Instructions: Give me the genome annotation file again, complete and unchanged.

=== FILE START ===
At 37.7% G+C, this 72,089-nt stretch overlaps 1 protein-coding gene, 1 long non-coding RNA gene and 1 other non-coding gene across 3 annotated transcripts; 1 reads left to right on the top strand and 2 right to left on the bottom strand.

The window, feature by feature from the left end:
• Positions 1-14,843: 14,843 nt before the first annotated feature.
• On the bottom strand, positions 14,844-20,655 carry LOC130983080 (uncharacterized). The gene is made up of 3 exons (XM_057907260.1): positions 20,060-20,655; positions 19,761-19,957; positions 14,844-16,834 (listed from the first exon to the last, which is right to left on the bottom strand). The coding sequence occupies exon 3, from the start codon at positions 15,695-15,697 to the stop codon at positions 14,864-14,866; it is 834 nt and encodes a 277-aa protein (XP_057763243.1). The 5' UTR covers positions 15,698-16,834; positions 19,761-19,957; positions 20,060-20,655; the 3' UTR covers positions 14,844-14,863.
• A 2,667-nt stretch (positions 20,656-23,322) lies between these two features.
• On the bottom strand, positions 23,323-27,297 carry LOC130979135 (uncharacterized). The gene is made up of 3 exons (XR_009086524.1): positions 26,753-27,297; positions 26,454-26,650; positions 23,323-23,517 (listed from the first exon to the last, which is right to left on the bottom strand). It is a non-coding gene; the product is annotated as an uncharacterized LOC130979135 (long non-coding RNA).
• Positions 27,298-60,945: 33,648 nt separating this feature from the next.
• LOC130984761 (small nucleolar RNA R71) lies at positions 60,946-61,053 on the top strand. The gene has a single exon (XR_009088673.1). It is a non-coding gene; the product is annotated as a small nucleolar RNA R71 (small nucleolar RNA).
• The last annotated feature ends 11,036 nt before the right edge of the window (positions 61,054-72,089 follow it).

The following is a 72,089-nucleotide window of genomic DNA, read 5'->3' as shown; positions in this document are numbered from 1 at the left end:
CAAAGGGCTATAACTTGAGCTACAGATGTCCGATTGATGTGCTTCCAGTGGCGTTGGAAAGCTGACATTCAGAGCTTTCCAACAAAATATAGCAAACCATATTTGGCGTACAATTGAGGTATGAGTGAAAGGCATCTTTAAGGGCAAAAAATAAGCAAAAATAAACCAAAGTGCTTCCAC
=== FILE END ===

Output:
At 37.7% G+C, this 72,089-nt stretch overlaps 1 protein-coding gene, 1 long non-coding RNA gene and 1 other non-coding gene across 3 annotated transcripts; 1 reads left to right on the top strand and 2 right to left on the bottom strand.

The window, feature by feature from the left end:
• Positions 1-14,843: 14,843 nt before the first annotated feature.
• On the bottom strand, positions 14,844-20,655 carry LOC130983080 (uncharacterized). The gene is made up of 3 exons (XM_057907260.1): positions 20,060-20,655; positions 19,761-19,957; positions 14,844-16,834 (listed from the first exon to the last, which is right to left on the bottom strand). The coding sequence occupies exon 3, from the start codon at positions 15,695-15,697 to the stop codon at positions 14,864-14,866; it is 834 nt and encodes a 277-aa protein (XP_057763243.1). The 5' UTR covers positions 15,698-16,834; positions 19,761-19,957; positions 20,060-20,655; the 3' UTR covers positions 14,844-14,863.
• A 2,667-nt stretch (positions 20,656-23,322) lies between these two features.
• On the bottom strand, positions 23,323-27,297 carry LOC130979135 (uncharacterized). The gene is made up of 3 exons (XR_009086524.1): positions 26,753-27,297; positions 26,454-26,650; positions 23,323-23,517 (listed from the first exon to the last, which is right to left on the bottom strand). It is a non-coding gene; the product is annotated as an uncharacterized LOC130979135 (long non-coding RNA).
• Positions 27,298-60,945: 33,648 nt separating this feature from the next.
• LOC130984761 (small nucleolar RNA R71) lies at positions 60,946-61,053 on the top strand. The gene has a single exon (XR_009088673.1). It is a non-coding gene; the product is annotated as a small nucleolar RNA R71 (small nucleolar RNA).
• The last annotated feature ends 11,036 nt before the right edge of the window (positions 61,054-72,089 follow it).

The following is a 72,089-nucleotide window of genomic DNA, read 5'->3' as shown; positions in this document are numbered from 1 at the left end:
CAAAGGGCTATAACTTGAGCTACAGATGTCCGATTGATGTGCTTCCAGTGGCGTTGGAAAGCTGACATTCAGAGCTTTCCAACAAAATATAGCAAACCATATTTGGCGTACAATTGAGGTATGAGTGAAAGGCATCTTTAAGGGCAAAAAATAAGCAAAAATAAACCAAAGTGCTTCCAC